Labor Problems at El Al Not Over, Say Flight Attendants

TEL AVIV -

Now that El Al pilots have signed a deal with the company, it’s the turn of service personnel to seek a better deal. Unlike the pilots, though, the flight attendants, kitchen personnel, pursers, and other service staff, many of whom earn less than NIS 10,000 a month, don’t have a well-funded workers’ organization and are seeking raise NIS 200,000 to carry out a legal battle to secure their rights.

One-hundred-forty full-time flight attendants work for El Al, many of them with 10 years or more of experience. The airline also has a staff of contract workers not covered by union contracts. The full-time workers earn a base salary of NIS 4,750 per month. Even after travel pay and other extras, few reach the NIS 10,000 level, even during the summer travel season. Among the complaints of attendants is that they are “on the clock” only when the doors of a plane close. All preparations for a flight, including being available on call for a flight, is “on the house,” according to groups representing the attendants.

The base contract requires attendants to work 75 hours a month and they are provided with a hotel room and breakfast if they are required to stay overnight abroad after a flight. The time on the ground does not accrue to their work hours. While they are paid overtime for hours past 75 hours per month, the attendants with many years of experience have complained that the airline prefers to give that overtime to the newer attendants, who get paid less per overtime hour. Staff has complained that the airline requires them to often put in 16-hour workdays, with many of those hours not paid.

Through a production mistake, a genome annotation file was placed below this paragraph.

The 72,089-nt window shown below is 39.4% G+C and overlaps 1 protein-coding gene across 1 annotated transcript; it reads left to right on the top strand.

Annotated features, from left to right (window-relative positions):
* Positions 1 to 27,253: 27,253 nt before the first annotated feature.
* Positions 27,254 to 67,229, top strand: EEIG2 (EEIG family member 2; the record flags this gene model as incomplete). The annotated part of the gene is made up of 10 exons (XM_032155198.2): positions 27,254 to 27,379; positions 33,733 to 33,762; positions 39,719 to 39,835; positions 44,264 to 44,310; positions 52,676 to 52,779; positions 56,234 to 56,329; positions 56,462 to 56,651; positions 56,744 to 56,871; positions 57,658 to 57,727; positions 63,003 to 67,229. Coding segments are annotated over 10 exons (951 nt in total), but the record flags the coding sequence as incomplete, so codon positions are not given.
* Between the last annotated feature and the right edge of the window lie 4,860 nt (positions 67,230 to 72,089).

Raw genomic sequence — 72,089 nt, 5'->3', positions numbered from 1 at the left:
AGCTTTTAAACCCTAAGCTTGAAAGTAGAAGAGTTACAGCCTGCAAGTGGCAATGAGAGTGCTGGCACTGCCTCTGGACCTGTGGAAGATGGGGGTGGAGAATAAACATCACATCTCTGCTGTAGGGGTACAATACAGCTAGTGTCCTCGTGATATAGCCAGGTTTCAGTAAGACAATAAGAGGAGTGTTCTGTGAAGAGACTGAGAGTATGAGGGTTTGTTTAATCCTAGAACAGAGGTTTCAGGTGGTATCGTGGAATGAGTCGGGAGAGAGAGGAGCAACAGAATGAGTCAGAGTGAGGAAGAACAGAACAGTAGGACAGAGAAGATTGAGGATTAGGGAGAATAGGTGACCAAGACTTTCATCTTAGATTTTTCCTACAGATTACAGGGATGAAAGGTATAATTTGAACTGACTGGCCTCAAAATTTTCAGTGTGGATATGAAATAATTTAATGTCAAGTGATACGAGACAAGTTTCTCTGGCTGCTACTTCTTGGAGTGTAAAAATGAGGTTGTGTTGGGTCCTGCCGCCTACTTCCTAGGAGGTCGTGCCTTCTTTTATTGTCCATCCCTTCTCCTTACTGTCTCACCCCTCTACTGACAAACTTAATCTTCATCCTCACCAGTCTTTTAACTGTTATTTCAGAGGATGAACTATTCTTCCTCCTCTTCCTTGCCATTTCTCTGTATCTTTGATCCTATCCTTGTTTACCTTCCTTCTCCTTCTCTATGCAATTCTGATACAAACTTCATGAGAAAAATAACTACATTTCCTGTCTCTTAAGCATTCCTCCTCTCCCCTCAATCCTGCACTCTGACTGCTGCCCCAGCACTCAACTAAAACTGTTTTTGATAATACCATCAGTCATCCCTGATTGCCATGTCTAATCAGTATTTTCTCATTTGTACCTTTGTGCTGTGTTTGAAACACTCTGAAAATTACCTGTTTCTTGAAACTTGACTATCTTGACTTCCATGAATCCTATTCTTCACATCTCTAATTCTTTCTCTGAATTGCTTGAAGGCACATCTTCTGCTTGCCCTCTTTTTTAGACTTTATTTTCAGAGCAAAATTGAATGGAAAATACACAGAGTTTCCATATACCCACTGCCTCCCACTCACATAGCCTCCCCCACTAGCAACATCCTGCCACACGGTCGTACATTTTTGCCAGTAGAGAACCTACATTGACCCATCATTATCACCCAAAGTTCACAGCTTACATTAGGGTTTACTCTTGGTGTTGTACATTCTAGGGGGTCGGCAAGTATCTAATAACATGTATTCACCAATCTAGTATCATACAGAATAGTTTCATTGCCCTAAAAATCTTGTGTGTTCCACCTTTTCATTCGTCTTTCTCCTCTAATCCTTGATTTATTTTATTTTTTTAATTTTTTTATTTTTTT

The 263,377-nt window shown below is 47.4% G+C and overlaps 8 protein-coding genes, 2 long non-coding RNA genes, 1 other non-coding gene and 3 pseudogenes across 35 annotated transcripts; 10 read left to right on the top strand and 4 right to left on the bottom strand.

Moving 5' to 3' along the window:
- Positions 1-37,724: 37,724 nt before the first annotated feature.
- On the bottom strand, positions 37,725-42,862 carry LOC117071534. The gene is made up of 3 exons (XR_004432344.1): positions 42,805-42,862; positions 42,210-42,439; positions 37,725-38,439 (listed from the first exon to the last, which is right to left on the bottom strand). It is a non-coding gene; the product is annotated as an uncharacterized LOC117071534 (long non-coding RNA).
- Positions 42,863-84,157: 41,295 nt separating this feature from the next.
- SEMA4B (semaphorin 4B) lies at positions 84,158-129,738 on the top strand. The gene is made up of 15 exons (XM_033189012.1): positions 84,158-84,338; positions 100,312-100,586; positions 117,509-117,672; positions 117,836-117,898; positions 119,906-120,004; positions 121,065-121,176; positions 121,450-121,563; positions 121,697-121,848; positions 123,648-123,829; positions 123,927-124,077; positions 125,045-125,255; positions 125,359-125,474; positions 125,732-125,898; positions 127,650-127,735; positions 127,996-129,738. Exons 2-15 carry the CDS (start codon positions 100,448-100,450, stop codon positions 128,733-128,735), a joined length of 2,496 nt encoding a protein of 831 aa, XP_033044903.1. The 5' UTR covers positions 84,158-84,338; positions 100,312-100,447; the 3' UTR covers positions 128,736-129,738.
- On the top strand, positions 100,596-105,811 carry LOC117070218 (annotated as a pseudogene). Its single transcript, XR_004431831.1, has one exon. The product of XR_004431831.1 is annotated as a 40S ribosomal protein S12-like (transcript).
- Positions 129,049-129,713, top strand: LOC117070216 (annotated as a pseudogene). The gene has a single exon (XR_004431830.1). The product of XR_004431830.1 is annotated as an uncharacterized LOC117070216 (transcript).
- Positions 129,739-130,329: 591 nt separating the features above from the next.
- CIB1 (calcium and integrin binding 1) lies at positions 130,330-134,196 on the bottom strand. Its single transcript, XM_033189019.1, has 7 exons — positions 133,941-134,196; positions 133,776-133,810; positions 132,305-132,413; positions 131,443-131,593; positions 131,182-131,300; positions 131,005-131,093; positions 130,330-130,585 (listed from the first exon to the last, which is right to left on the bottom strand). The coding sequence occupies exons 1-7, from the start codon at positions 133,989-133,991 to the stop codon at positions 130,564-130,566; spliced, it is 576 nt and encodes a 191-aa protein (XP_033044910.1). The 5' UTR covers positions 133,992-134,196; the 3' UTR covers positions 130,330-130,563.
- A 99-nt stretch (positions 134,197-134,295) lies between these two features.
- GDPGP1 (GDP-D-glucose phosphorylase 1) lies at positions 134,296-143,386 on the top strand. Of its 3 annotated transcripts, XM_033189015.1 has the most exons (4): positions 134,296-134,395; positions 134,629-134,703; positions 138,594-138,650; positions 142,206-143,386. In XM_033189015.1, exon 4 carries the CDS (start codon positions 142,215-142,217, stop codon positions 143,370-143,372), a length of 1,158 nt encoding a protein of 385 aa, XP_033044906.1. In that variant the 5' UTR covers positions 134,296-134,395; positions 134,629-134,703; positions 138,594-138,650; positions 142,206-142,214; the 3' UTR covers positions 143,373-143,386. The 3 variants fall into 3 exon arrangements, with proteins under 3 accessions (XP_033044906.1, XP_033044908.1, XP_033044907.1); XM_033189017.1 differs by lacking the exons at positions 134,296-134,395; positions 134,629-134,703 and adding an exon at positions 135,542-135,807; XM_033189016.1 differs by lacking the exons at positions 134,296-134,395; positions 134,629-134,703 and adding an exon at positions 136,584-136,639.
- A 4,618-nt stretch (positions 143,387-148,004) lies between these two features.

In addition, the staff contends, the senior attendants of late have been asked to take on management roles in organizing flights, such as communicating with suppliers and arranging for schedules of outside cleaning services, etc. They are not being compensated for this, either, according to groups representing the workers.

In a statement to Globes, which published the attendants’ complaints, El Al said that “the agreements with all El Al workers were negotiated in good faith, with workers represented by Histadrut chairman Avi Nissenkorn. New understandings have been worked out and new work agreements with all workers are set to be signed soon. Among these agreements will be one that covers full-time attendants.”